Drug Prices Keep RisingAngie Godinez
From the campaign trail to the halls of Congress, drug makers have spent much of the last year enduring withering criticism over the rising cost of drugs.
It doesn’t seem to be working.
In April alone, Johnson & Johnson raised its prices on several top-selling products, including the leukemia drug Imbruvica, the diabetes treatment Invokana, and Xarelto, an anti-clotting drug, according to a research note published last week by an analyst for Leerink, an investment bank. Other major companies that have raised prices this year include Amgen, Gilead and Celgene, the analyst reported.
Makers have raised prices on brand-name drugs by double-digit percentages since the start of the year, according to interviews with executives at Express Scripts and CVS Caremark, two major drug-benefit managers. And a report last week by the research firm IMS Health found that in 2015, list prices for drugs increased more than 12 percent, in line with the trend over the five previous years.
“It used to be the drug companies only took one price increase a year,” said Dr. Steve Miller, chief medical officer at Express Scripts. “Now what they’re doing is taking multiple price increases multiple times a year.”
That scrutiny on pricing is likely to continue on Wednesday with the Senate testimony of J. Michael Pearson, the chief of Valeant Pharmaceuticals International, which has come to be viewed as an industry pariah after profiting for years on drastic price increases on old drugs. Mr. Pearson, who is stepping down as chief next month, has been subpoenaed to testify before the Senate Special Committee on Aging, which is investigating the drug-pricing issue.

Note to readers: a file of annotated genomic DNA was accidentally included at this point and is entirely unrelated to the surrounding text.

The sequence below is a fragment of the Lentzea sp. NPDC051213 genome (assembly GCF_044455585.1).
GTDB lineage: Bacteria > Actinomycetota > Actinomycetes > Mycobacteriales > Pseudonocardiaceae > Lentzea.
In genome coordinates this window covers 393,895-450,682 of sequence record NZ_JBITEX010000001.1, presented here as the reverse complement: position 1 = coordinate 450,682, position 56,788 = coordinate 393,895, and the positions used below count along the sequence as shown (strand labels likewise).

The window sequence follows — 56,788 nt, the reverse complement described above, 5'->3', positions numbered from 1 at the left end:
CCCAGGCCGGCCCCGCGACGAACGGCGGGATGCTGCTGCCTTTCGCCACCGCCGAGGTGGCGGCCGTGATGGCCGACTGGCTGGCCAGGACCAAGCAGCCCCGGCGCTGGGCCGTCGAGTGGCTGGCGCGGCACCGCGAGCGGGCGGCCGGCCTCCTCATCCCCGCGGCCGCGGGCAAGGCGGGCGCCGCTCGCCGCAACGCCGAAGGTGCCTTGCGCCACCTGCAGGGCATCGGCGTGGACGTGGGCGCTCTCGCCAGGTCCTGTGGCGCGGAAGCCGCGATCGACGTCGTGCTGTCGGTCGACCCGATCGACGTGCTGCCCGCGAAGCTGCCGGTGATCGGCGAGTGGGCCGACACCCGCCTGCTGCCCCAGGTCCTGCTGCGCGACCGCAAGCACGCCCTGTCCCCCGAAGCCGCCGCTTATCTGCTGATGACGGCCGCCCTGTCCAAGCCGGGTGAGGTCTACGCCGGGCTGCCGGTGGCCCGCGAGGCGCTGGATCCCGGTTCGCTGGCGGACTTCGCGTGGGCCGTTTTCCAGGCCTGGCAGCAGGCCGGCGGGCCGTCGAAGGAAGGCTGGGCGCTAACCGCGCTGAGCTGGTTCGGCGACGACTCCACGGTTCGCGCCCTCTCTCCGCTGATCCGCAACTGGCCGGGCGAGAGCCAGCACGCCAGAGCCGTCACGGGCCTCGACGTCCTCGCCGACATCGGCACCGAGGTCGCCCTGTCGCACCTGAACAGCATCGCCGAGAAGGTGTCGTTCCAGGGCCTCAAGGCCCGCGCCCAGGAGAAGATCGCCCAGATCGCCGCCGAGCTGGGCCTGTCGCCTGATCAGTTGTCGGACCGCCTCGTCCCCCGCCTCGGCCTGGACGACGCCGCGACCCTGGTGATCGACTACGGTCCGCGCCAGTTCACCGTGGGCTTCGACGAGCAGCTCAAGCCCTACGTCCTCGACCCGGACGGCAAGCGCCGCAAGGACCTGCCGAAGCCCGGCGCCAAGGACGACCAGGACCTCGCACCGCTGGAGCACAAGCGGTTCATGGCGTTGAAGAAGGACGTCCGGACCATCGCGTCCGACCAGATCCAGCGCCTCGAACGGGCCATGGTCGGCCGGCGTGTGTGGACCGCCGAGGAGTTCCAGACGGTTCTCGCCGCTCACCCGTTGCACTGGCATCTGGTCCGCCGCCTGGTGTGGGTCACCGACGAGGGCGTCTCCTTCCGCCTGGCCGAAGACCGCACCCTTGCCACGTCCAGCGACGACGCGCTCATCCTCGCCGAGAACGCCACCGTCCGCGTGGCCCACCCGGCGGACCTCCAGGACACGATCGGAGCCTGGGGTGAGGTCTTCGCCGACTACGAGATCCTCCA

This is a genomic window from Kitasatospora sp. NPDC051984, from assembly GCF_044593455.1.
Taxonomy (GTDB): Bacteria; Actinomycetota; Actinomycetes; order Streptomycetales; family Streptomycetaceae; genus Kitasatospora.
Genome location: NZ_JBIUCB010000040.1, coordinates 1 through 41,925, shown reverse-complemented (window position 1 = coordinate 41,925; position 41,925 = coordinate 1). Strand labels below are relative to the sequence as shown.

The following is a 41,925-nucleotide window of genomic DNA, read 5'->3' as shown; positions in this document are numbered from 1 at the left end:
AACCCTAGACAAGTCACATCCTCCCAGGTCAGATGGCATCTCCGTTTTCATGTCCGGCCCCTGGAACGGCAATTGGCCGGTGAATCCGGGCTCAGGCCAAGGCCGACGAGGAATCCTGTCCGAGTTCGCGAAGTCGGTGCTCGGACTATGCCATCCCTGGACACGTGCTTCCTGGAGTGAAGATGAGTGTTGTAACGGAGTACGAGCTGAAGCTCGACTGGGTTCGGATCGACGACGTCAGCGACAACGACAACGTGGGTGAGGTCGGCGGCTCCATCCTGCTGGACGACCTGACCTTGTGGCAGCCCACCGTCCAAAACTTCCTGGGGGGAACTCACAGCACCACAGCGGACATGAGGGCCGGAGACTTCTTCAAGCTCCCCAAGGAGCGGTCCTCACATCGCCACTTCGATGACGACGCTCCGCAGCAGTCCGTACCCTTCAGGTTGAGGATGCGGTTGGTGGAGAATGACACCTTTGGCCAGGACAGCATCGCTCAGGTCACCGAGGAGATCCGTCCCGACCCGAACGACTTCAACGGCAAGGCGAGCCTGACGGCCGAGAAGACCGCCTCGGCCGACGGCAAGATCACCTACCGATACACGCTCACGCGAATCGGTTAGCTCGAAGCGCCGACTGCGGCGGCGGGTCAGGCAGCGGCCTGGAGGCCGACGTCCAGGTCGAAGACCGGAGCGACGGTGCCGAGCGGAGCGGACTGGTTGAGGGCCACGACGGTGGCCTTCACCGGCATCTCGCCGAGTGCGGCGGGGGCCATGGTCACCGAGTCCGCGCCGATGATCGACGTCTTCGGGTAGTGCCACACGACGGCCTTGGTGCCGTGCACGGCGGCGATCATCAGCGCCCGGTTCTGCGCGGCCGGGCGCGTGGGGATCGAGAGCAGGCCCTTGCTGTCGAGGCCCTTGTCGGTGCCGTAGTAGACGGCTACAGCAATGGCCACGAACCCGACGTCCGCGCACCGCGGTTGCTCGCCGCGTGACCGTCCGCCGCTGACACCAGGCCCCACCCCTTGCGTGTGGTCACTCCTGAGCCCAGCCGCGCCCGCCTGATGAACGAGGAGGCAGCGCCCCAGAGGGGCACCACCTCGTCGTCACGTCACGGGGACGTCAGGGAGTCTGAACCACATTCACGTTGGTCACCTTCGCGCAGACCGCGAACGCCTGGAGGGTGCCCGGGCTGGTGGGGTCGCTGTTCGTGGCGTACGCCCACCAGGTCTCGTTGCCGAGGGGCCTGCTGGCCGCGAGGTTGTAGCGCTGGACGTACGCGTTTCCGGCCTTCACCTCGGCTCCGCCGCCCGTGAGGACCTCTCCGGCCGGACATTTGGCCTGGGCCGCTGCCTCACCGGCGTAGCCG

List prices do not tell the full picture. Much like the inflated room rates posted on the back of a hotel door, drug list prices don’t show the rebates and other discounts that insurers and pharmacy-benefit managers demand from manufacturers, who are increasingly being forced to compete with other drug makers and to offer better deals, which lowers drugs’ effective cost.
In fact, the same report by IMS Health that found that list prices rose 12 percent last year also found that the net price growth — what insurers and employers actually pay for drugs — went up a far more modest 2.8 percent, one of the lowest increases in years.
But one of the cruelties of drug pricing is that the burden falls most heavily on those least able to pay it. Uninsured patients often must pay the list price of a drug, and an increasingly large share of insured customers are being asked to pay a percentage of the list price.
“It’s sort of embedded in the health care system that the price is never the price, unless you’re a cash-paying customer,” said Adam J. Fein, president of Pembroke Consulting, a management advisory and business research company. “And in that case, we soak the poor.”
Some of the difference in prices is the result of actions taken by pharmacy-benefit managers like CVS Health, which manage drug plans for insurers. They have become more sophisticated in recent years, leading to better discounts from drug companies. They cite successes like the major discount that Gilead, the maker of an expensive new hepatitis C drug, conceded after AbbVie released a competing product. And sales of expensive new cholesterol-lowering drugs, called PCSK9 inhibitors, have been sluggish, in part because insurers have placed numerous restrictions on their use.